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Simple Guide to Printing Your Digital Photographs

How often have you heard the term “300 dpi” being tossed around loosely in the photography business like a bowl of salad? Your digital camera menu doesn’t have a DPI (dots per inch) setting so why should you concern yourself with this cryptic term at all? That’s right, you shouldn’t. DPI has absolutely nothing to do with digital photos but Capture Resolution does. Don’t believe? The Kodak digital printing guide has some useful info you may like to know but no more useful than the chart below. As a professional photographer of 8 years, I have often disassociated myself from matters in the business pertaining to printing — I leave that to the printing professionals so I can focus on what I love: the art of creating pictures with my camera.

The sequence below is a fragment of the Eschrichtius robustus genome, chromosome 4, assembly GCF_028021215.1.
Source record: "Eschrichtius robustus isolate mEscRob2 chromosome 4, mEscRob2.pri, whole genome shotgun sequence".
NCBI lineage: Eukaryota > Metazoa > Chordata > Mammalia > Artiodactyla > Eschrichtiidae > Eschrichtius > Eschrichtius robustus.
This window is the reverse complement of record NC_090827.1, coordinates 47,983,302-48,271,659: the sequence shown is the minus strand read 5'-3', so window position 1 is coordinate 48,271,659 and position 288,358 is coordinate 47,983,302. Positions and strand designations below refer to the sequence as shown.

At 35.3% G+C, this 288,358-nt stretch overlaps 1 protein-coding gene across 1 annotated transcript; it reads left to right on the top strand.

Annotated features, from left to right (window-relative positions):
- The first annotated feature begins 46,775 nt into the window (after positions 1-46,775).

The guide lets you print the highest quality photos from your camera. As a rule, I set my photo editor to zero compression when resizing my JPEG files. I learnt a painful lesson 10 years ago with a 1.6 Megapixel Kodak DC-265 when flash memory storage was prohibitively costly. Being forced to shoot at very low resolution meant an album of kids growing up photos that are pixelated even at 3R prints.

Source: Photo Printing Guide

If you feel like dusting off the calculator, you can work out the print size of images with this formula:

[photo resolution] / 300 dpi = print size in inches (print lab typically prints at 300 dpi)

Example: a 1200 x 1800 resolution image will give you a high quality 4×6 print (4R print)

1200 / 300 = 4 inches and 1800 / 300 = 6 inches

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